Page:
Wise Advice: Listen, and Engage
When foreign policy gurus Henry Kissinger, Zbigniew Brzezinski and Brent Scowcroft all start saying the same thing, it's time to pay attention. That happened this month in a joint appearance broadcast on " The Charlie Rose Show," and their comments ought to be required reading for presidential candidates in both parties -- not to mention the current occupant of the Oval Office."The United States has spent much of the past six years doing the opposite" because madmen like Dick Cheney, Joe Lieberman and Bill Kristol have been calling the shots. Even war criminals see the insanity of it.
Their collective message was this: In a radically changing world, America needs to be less arrogant about its use of power and more willing to talk to other nations. That may sound obvious, but the United States has spent much of the past six years doing the opposite. The three former top officials argued for more dialogue not just to improve America's image but so that we can understand the new rules and opportunities in the game of nations.
"The international system is in a period of change like we haven't seen for several hundred years" because of the declining power of nation-states, said Kissinger, who was secretary of state under Presidents Richard Nixon and Gerald Ford. "We are used to dealing with problems that have a solution," but Americans have to realize that "we're at the beginning of a long period of adjustment."All three of them agreed that we should be doing something the neocons look upon with scorn - talk and listen.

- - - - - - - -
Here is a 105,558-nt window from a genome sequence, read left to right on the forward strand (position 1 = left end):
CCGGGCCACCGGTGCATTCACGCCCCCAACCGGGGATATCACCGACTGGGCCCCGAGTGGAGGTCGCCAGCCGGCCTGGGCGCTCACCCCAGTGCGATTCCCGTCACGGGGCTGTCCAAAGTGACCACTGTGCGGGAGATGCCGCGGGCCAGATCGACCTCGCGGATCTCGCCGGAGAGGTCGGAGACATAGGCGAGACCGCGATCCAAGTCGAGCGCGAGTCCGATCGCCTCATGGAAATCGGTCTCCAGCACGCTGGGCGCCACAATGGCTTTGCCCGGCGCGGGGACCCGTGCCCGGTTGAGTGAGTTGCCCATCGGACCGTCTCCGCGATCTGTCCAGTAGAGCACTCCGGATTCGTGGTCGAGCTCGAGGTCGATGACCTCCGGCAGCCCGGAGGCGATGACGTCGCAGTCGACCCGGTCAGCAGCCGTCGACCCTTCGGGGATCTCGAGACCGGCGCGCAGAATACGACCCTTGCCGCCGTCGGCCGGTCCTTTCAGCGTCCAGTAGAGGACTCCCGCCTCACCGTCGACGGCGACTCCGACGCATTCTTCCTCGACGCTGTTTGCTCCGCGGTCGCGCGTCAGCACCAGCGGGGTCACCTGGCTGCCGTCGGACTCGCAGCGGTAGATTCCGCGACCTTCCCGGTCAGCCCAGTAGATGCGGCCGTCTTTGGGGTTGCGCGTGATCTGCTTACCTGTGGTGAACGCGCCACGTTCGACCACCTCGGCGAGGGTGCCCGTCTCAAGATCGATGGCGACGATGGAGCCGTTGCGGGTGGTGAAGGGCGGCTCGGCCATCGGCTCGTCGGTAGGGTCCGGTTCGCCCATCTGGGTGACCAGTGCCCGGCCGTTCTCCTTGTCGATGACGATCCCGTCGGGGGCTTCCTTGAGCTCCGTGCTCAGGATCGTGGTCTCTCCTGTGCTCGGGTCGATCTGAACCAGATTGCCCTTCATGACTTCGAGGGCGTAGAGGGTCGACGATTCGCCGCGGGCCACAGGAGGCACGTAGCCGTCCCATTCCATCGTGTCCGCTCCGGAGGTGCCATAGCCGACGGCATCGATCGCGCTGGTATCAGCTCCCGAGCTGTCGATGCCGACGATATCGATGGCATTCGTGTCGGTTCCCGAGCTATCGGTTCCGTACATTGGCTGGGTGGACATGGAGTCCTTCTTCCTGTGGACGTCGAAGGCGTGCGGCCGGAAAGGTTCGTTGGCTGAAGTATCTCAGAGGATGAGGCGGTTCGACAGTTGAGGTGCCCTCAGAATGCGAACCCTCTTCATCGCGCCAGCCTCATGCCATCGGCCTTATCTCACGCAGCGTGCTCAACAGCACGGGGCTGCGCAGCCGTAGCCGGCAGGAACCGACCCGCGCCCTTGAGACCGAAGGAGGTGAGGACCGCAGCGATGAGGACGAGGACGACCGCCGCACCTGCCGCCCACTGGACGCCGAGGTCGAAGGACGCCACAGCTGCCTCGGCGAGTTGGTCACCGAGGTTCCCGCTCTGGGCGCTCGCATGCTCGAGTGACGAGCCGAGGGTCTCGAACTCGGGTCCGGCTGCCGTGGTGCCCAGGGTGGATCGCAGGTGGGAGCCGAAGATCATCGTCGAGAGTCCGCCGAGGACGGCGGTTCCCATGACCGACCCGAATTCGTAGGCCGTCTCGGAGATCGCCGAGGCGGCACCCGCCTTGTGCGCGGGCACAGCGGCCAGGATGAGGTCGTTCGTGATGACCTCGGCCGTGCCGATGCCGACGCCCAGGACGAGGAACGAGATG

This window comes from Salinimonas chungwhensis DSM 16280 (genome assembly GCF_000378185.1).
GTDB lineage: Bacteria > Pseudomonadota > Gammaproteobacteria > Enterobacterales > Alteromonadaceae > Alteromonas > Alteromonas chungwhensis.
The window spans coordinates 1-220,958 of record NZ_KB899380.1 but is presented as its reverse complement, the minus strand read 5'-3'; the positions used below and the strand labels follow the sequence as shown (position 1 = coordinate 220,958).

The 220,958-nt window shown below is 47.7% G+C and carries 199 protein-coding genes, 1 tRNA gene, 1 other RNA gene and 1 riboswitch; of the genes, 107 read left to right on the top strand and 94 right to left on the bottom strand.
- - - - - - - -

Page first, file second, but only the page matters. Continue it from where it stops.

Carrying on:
So it's noteworthy that the three offer similar prescriptions for what to do, post-Iraq. They all argue that this is a time when America needs to be out in the world -- talking, yes, but even more, listening. And their advice to the next president is almost identical.Now I don't think that conservatism is dead but I see a ray of hope that the madness of the neocons will now be euthanized. I only hope it will happen before it's too late.
Scowcroft urged America's next leader to declare, "I think that we are a part of the world, that we want to cooperate with the world. We are not the dominant power in the world, that everyone falls in behind us." Brzezinski offered a similar formulation: "The next president should say to the world that the United States wants to be part of the solution to its problems" and that it will be "engaged in the quest to get people in the world the dignities that they seek today." Even the sometimes brusque Kissinger agreed that the next president should express a willingness "to listen to a lot of other countries about what they think should be done. He should not pretend that he has all the answers."
All three want to see America talking not just with friends but also with potential adversaries. With Iran, where Kissinger said "we should at least attempt to have a quiet negotiation with a high-level Iranian to determine where we're trying to go." With Russia, where Brzezinski advised "we shouldn't overdramatize the current disagreements." With the Chinese, who, Scowcroft insisted, "need a stable world," too.
Impeach Cheney Now!